Drought Update

Drought Update

The Drought Continues: Action Needed

On Dec. 9, 2014, EBMUD adopted emergency measures, effective early January 2015, to make sure we have enough supplies next summer and fall.

Please cut back your water use even further: from 10 to 15 percent.

EBMUD is purchasing extra water supplies as needed from the Sacramento River.

You will see a 14 percent drought surcharge on your water flow charges to recover the estimated $16 million cost to deliver this dry year water supply. The average household that uses 246 gallons daily will see their bill increase $4.30 per month (less if they conserve) until these costs are recovered.

In fall 2014, the EBMUD Board of Directors sought public input on the potential purchase of supplemental water and drought rates at community meetings held in Walnut Creek, Richmond, Oakland and Castro Valley. You may view the presentation here.

 

California's Emergency Water Conservation Restrictions

We remind East Bay residents and businesses that water is too precious to waste. Until further notice, all EBMUD customers are required to:

Limit watering of outdoor landscapes to two times per week maximum and prevent excess runoff.

Use only hoses with shutoff nozzles to wash vehicles.

Use a broom or air blower, not water, to clean hard surfaces such as driveways and sidewalks, except as needed for health and safety purposes.

Turn off any fountain or decorative water feature unless the water is recirculated.

Have you seen water being wasted? Report water waste here.

 

Please cut your water use 15 percentPlease cut water use 15 percent

To everyone in the East Bay who makes conservation a way of life, we thank you. Because of the East Bay’s history of conserving combined with ratepayer investment in dry year supply options and water recycling, today EBMUD is asking for hard but not harsh cutbacks and compliance with statewide restrictions.

In 2014, EBMUD asked customers to conserve 10 percent and customers have exceeded that, cutting water use 12 percent to date. In 2015, EBMUD asks customers to cut back further, to 15 percent. By following the mandatory measures and continuing to cut back your water use, you stretch our existing supplies in case there isn’t enough rain and snow this winter to replenish our reservoirs.

Short days + cool nights = less thirsty plants. With cool weather, short days and rain, it’s time to turn irrigation off. If conditions are dry, water your trees and shrubs by hand once every two weeks or as needed. Remember: state restrictions that mandate cutting back on outdoor watering remain in effect.

Spot water with recycled water. If you need to spot water plants, consider picking up free drought emergency recycled water from one of our partner agencies: Central Contra Costa Sanitary District and Dublin San Ramon Services District.

Convert your thirsty lawn to a sustainable landscape and upgrade your irrigation equipment to efficient drip systems and self-adjusting controllers. Rebates are available for single- and multi-family residences and commercial customers.

Find and fix leaks. Toilet and irrigation systems contain some of the biggest and sneakiest leaks.

Slow your flow. Use our WaterSmart Home Survey Kit to evaluate your home’s water use and find leaks and inefficient fixtures.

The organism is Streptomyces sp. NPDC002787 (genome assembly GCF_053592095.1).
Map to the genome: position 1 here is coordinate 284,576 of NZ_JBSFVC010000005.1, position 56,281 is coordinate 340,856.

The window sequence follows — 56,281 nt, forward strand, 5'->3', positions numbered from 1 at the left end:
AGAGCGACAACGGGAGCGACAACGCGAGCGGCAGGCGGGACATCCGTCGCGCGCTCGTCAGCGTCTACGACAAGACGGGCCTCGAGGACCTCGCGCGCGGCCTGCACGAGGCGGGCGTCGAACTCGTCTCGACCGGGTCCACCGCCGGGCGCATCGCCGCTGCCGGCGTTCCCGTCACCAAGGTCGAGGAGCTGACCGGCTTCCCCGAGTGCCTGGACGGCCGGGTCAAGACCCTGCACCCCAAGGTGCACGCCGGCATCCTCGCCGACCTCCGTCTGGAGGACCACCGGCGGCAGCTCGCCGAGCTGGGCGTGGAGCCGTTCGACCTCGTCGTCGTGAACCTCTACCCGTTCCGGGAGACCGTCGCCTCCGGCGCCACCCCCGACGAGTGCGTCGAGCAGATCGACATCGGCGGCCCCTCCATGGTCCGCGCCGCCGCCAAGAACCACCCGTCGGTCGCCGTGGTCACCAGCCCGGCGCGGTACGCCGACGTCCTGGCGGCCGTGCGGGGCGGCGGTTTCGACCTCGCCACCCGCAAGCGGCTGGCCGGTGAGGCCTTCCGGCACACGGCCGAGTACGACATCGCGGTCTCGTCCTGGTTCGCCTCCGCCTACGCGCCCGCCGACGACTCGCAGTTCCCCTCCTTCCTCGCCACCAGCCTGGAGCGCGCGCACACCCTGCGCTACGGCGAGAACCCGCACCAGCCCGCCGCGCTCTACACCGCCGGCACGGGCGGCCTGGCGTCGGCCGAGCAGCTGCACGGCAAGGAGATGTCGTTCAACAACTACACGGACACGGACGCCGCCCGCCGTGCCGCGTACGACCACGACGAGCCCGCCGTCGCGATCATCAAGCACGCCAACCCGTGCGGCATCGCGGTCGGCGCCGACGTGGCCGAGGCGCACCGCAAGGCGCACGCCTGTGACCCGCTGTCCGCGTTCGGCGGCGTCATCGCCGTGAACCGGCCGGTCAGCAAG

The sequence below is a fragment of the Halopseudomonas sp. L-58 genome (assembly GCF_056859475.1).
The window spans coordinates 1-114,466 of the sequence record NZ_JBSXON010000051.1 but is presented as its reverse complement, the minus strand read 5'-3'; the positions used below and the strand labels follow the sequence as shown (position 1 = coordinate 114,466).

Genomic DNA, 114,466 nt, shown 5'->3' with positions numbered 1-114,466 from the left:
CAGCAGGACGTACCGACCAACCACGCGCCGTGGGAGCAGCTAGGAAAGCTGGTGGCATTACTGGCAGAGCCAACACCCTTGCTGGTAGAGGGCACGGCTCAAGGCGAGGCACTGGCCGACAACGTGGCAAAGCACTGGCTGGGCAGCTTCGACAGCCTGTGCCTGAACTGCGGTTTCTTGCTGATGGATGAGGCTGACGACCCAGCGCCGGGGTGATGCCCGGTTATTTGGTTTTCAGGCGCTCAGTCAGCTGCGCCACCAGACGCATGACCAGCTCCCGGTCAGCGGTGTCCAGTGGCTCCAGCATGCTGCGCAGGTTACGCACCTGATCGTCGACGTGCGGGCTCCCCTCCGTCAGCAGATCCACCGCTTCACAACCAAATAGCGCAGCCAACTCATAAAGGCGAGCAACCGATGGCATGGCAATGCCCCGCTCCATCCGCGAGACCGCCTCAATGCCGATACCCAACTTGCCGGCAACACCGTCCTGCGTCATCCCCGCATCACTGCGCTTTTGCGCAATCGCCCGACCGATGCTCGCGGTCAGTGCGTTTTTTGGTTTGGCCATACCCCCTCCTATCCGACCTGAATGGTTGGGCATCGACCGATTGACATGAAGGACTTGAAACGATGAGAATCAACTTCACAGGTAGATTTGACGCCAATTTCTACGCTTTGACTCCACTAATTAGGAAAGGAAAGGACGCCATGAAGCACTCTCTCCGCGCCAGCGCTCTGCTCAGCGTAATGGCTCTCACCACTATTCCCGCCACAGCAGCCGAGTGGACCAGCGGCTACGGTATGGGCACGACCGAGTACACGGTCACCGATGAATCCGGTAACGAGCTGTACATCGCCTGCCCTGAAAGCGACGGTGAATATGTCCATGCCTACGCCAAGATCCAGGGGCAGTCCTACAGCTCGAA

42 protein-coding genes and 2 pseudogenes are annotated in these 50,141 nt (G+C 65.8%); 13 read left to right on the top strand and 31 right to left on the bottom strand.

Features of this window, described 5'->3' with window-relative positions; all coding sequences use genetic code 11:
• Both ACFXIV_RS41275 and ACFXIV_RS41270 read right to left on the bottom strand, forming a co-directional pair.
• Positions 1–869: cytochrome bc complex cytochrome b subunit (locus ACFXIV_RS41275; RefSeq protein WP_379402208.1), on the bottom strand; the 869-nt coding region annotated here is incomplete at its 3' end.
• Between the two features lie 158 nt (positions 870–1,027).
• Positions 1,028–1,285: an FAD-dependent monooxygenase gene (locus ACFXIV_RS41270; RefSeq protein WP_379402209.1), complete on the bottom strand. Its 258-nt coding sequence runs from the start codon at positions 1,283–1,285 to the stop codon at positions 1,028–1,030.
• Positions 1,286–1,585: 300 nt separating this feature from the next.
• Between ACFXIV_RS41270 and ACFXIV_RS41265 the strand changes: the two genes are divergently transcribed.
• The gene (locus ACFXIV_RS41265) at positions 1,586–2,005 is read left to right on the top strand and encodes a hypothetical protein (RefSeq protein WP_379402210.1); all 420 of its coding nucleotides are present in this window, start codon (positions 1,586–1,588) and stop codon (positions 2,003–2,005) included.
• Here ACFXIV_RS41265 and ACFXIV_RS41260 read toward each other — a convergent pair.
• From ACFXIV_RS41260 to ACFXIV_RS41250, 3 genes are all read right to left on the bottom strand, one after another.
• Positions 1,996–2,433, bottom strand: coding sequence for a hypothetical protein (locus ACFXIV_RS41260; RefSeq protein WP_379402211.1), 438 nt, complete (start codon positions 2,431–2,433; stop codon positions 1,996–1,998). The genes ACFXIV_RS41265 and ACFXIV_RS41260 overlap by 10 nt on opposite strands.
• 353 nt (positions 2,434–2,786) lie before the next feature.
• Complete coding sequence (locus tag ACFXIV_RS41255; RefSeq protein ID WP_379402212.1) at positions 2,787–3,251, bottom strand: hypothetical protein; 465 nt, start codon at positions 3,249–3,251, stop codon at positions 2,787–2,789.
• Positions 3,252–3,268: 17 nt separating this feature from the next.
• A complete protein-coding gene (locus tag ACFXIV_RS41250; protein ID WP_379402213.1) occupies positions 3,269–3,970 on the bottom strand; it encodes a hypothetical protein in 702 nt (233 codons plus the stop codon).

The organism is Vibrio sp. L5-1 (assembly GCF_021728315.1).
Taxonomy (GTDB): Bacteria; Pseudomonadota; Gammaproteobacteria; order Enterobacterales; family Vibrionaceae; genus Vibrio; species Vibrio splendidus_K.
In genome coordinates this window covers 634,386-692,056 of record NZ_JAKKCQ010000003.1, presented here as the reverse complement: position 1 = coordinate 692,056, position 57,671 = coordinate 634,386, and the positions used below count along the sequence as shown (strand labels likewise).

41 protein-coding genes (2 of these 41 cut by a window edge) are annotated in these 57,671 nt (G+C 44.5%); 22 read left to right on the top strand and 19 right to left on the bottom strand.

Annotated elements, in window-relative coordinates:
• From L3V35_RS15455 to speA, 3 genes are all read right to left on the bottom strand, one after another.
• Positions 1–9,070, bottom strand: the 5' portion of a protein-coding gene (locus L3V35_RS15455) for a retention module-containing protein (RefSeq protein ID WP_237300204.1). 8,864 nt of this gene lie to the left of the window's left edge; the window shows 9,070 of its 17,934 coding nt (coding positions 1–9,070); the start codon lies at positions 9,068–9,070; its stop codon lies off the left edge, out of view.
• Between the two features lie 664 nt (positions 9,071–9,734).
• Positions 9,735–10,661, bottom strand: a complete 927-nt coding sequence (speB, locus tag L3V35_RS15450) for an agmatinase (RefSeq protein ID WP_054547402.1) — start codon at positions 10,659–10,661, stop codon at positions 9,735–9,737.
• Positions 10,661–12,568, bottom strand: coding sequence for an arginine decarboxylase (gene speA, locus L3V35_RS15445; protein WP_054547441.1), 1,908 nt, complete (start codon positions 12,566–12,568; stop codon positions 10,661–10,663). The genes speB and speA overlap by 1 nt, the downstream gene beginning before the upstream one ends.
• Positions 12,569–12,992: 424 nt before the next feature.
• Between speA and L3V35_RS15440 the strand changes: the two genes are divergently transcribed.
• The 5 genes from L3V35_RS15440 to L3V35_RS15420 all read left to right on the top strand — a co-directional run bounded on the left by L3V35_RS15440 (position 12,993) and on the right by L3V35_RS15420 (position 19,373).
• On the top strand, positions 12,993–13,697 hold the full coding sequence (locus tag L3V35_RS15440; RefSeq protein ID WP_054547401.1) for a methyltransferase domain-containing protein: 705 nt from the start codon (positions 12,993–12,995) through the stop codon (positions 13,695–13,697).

Upgrade appliances and plumbing fixtures to more water efficient models. EBMUD currently offers water conservation rebates to customers for toilets and washing machines.

Add up your water use. This home water use calculator can help you determine where and how to cut back your water use.

Visit the EBMUD WaterSmart Center, and see Save our Water for even more tools to help you conserve.

 

Drought history: how did we get here?

In 1976-77, East Bay residents and the East Bay economy felt the pain of severe mandatory water rationing. To prevent such hardship from occurring again, EBMUD invested for more than three decades in increasing available water supplies and making conservation a way of life in the East Bay.

Today, the East Bay is better prepared to cope with a severe drought than it has ever been.

Over the past 10 years, customers have reduced their water use by 20 percent. Additionally, EBMUD has invested nearly $1 billion in the past decade on additional water supplies, recycled water projects and conservation programs. Today, thanks to ratepayer investment and customer conservation, EBMUD can handle short-term droughts better than in previous droughts.

EBMUD monitors precipitation and reservoir levels daily. As of November 1, EBMUD had 396,220 acre feet of water stored in all its reservoirs combined. That is 52 percent full or 73 percent of average. Reduced runoff from last winter's storms means EBMUD reservoirs did not refill this year.

 

What’s next?

Statewide mandatory limits on outdoor water use and waste are in effect until further notice. EBMUD adopted a local regulation to support the state's efforts.

To make sure we have enough water supplies, EBMUD adopted new emergency measures effective January 2015. Customers are asked to cut back water use 15 percent. Since conservation alone is not enough, EBMUD is purchasing supplemental water supplies as needed from the Sacramento River, resulting in a 14 percent drought surcharge on customer bills.   

Buying, treating and delivering drought year water supplies from the Sacramento River adds costs. Due to the drought surcharge, the average household that uses 246 gallons daily will see their bill increase $4.30 per month (less if they conserve) until the costs of the extra water supplies are recovered. 

  

Board Briefings

Board meeting documents and presentations can be viewed on the Regular Board Meetings page.  The documents below are PDF files which can be viewed and printed with Adobe Acrobat Reader, a free software utility.

Fact Sheets